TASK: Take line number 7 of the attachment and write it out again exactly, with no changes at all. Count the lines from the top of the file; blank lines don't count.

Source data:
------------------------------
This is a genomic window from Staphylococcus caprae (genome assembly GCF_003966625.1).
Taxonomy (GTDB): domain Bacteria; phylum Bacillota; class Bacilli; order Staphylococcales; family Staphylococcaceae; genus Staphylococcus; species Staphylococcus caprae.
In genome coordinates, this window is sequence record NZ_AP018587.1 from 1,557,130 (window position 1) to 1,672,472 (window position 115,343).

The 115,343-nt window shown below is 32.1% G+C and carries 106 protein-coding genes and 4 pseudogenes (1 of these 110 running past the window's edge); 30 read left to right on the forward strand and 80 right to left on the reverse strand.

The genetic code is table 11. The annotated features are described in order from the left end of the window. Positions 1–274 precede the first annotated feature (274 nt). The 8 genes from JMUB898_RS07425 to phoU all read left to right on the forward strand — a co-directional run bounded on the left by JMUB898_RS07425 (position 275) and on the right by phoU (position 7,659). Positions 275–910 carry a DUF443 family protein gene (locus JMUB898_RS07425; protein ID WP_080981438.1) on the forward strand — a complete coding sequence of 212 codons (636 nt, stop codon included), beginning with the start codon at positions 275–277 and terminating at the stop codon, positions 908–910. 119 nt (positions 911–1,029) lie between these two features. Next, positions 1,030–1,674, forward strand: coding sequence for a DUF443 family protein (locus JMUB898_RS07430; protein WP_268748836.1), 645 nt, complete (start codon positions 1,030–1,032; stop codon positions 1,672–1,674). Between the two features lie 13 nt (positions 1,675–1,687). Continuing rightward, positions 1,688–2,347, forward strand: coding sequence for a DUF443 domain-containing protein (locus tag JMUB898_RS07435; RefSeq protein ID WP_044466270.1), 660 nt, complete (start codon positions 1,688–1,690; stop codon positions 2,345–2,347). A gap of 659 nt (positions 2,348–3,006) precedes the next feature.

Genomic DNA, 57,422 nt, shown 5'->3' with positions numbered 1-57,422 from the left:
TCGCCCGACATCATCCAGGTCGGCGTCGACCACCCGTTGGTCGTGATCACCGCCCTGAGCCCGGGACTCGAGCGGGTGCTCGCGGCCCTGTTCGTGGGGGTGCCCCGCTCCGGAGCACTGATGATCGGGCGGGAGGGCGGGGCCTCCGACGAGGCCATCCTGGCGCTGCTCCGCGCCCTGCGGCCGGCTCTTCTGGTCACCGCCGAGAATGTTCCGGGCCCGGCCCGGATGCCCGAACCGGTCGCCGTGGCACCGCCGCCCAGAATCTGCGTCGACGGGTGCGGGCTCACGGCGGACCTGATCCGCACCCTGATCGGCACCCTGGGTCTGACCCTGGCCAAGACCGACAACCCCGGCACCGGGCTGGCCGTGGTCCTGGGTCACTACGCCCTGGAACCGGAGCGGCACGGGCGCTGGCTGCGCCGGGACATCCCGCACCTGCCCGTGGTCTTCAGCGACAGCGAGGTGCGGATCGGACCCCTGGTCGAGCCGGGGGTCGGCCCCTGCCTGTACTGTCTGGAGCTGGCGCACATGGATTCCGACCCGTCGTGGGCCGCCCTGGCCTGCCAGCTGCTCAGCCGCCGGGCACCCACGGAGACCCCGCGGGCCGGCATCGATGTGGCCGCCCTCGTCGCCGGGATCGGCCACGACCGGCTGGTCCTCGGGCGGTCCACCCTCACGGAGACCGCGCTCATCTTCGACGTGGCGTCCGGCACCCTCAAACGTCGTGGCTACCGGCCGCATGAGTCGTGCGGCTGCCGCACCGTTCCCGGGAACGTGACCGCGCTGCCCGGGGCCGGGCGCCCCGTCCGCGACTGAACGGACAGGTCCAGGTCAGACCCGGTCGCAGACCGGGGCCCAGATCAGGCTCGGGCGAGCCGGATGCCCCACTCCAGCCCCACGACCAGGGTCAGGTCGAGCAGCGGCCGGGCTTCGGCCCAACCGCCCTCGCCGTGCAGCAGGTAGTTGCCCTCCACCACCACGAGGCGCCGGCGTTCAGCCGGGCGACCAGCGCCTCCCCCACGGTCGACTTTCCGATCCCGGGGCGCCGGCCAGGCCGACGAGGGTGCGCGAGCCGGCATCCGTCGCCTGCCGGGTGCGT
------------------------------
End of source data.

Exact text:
TCGCCCGACATCATCCAGGTCGGCGTCGACCACCCGTTGGTCGTGATCACCGCCCTGAGCCCGGGACTCGAGCGGGTGCTCGCGGCCCTGTTCGTGGGGGTGCCCCGCTCCGGAGCACTGATGATCGGGCGGGAGGGCGGGGCCTCCGACGAGGCCATCCTGGCGCTGCTCCGCGCCCTGCGGCCGGCTCTTCTGGTCACCGCCGAGAATGTTCCGGGCCCGGCCCGGATGCCCGAACCGGTCGCCGTGGCACCGCCGCCCAGAATCTGCGTCGACGGGTGCGGGCTCACGGCGGACCTGATCCGCACCCTGATCGGCACCCTGGGTCTGACCCTGGCCAAGACCGACAACCCCGGCACCGGGCTGGCCGTGGTCCTGGGTCACTACGCCCTGGAACCGGAGCGGCACGGGCGCTGGCTGCGCCGGGACATCCCGCACCTGCCCGTGGTCTTCAGCGACAGCGAGGTGCGGATCGGACCCCTGGTCGAGCCGGGGGTCGGCCCCTGCCTGTACTGTCTGGAGCTGGCGCACATGGATTCCGACCCGTCGTGGGCCGCCCTGGCCTGCCAGCTGCTCAGCCGCCGGGCACCCACGGAGACCCCGCGGGCCGGCATCGATGTGGCCGCCCTCGTCGCCGGGATCGGCCACGACCGGCTGGTCCTCGGGCGGTCCACCCTCACGGAGACCGCGCTCATCTTCGACGTGGCGTCCGGCACCCTCAAACGTCGTGGCTACCGGCCGCATGAGTCGTGCGGCTGCCGCACCGTTCCCGGGAACGTGACCGCGCTGCCCGGGGCCGGGCGCCCCGTCCGCGACTGAACGGACAGGTCCAGGTCAGACCCGGTCGCAGACCGGGGCCCAGATCAGGCTCGGGCGAGCCGGATGCCCCACTCCAGCCCCACGACCAGGGTCAGGTCGAGCAGCGGCCGGGCTTCGGCCCAACCGCCCTCGCCGTGCAGCAGGTAGTTGCCCTCCACCACCACGAGGCGCCGGCGTTCAGCCGGGCGACCAGCGCCTCCCCCACGGTCGACTTTCCGATCCCGGGGCGCCGGCCAGGCCGACGAGGGTGCGCGAGCCGGCATCCGTCGCCTGCCGGGTGCGT